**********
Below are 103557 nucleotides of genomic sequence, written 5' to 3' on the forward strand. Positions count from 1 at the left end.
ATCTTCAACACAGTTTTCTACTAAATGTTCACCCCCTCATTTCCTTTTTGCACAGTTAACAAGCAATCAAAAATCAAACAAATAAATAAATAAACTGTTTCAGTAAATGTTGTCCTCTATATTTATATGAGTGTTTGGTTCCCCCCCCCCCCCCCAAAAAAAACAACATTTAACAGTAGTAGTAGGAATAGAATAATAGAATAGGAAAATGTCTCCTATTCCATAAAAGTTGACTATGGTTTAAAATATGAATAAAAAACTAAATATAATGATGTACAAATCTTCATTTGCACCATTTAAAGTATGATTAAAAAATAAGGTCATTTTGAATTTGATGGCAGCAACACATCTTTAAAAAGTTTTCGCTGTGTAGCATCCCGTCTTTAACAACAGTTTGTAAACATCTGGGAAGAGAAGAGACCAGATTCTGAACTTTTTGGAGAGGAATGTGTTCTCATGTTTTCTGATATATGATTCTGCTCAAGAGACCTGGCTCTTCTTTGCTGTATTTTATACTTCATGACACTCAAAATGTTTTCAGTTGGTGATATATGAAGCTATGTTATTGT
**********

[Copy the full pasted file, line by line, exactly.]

Below are 103557 nucleotides of genomic sequence, written 5' to 3' on the forward strand. Positions count from 1 at the left end.
ATCTTCAACACAGTTTTCTACTAAATGTTCACCCCCTCATTTCCTTTTTGCACAGTTAACAAGCAATCAAAAATCAAACAAATAAATAAATAAACTGTTTCAGTAAATGTTGTCCTCTATATTTATATGAGTGTTTGGTTCCCCCCCCCCCCCCCAAAAAAAACAACATTTAACAGTAGTAGTAGGAATAGAATAATAGAATAGGAAAATGTCTCCTATTCCATAAAAGTTGACTATGGTTTAAAATATGAATAAAAAACTAAATATAATGATGTACAAATCTTCATTTGCACCATTTAAAGTATGATTAAAAAATAAGGTCATTTTGAATTTGATGGCAGCAACACATCTTTAAAAAGTTTTCGCTGTGTAGCATCCCGTCTTTAACAACAGTTTGTAAACATCTGGGAAGAGAAGAGACCAGATTCTGAACTTTTTGGAGAGGAATGTGTTCTCATGTTTTCTGATATATGATTCTGCTCAAGAGACCTGGCTCTTCTTTGCTGTATTTTATACTTCATGACACTCAAAATGTTTTCAGTTGGTGATATATGAAGCTATGTTATTGT